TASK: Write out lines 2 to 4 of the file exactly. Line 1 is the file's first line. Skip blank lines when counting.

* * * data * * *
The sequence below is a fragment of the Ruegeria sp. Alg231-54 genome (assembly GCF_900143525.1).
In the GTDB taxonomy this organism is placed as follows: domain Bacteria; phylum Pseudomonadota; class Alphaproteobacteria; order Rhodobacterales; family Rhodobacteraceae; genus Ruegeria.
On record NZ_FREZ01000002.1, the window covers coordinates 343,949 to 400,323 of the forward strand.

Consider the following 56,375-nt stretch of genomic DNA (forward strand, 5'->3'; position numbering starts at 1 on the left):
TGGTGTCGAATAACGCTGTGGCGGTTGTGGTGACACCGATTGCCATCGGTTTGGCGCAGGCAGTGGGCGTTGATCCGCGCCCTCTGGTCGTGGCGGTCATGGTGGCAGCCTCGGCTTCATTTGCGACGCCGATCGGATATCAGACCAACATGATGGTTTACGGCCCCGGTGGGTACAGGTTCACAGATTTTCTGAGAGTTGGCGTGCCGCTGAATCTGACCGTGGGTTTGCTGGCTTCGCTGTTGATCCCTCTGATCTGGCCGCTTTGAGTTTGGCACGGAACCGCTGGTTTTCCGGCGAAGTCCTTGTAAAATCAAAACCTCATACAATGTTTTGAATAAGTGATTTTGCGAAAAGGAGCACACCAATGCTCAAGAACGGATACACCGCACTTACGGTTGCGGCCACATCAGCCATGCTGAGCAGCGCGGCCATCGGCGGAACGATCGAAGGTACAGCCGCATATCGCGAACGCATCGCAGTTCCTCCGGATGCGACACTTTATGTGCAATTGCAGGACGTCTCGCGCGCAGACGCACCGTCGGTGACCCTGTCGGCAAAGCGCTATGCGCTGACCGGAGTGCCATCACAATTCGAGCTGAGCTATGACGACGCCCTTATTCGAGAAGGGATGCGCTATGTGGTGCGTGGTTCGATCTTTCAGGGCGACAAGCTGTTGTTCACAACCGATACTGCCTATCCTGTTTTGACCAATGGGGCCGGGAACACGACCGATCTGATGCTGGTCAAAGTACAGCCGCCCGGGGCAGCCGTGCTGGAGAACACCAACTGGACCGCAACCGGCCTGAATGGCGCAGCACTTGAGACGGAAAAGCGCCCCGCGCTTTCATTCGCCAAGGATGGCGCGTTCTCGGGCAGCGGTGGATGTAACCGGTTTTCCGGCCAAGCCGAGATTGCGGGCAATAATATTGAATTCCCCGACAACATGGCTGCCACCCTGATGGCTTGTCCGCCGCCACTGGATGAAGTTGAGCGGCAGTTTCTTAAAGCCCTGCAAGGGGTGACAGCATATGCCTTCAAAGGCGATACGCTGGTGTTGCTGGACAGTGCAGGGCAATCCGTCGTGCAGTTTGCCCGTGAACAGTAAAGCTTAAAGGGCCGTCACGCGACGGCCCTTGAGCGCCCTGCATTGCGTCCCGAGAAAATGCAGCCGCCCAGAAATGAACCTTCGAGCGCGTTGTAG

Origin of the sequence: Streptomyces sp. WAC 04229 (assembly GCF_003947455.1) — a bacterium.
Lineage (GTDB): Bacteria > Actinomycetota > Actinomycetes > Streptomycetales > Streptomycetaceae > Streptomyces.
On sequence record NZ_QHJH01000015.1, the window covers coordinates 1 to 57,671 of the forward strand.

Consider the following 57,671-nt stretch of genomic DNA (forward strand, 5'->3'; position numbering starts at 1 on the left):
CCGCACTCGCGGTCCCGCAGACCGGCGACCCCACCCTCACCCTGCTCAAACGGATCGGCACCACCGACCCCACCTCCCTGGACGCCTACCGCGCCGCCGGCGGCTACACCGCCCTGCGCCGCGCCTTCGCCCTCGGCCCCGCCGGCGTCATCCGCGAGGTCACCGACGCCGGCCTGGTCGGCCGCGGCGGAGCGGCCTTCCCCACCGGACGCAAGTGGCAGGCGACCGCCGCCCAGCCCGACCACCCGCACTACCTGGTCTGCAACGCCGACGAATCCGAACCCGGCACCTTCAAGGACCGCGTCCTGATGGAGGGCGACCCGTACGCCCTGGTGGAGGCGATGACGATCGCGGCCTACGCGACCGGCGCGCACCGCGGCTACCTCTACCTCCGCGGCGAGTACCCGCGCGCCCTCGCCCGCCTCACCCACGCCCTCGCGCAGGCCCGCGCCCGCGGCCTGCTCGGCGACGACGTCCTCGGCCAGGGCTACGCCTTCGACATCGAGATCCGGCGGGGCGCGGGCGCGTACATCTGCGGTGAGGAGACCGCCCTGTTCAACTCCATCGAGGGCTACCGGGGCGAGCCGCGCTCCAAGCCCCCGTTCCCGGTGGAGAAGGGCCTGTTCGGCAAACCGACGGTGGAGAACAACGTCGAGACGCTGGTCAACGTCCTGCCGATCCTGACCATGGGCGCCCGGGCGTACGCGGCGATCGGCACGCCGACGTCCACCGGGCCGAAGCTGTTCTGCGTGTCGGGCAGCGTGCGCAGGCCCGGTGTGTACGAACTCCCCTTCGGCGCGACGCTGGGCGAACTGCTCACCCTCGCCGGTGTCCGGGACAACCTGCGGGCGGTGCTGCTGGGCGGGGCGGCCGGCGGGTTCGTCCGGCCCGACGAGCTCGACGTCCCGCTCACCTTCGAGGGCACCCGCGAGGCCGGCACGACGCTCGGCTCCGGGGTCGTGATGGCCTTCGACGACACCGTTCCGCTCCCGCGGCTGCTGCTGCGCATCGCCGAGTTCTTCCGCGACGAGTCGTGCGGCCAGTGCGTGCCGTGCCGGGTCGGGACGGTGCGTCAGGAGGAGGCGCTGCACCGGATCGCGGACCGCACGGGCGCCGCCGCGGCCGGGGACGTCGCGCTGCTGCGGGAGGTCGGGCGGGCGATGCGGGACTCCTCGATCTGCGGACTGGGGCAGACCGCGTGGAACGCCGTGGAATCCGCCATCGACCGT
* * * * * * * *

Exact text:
In the GTDB taxonomy this organism is placed as follows: domain Bacteria; phylum Pseudomonadota; class Alphaproteobacteria; order Rhodobacterales; family Rhodobacteraceae; genus Ruegeria.
On record NZ_FREZ01000002.1, the window covers coordinates 343,949 to 400,323 of the forward strand.

Consider the following 56,375-nt stretch of genomic DNA (forward strand, 5'->3'; position numbering starts at 1 on the left):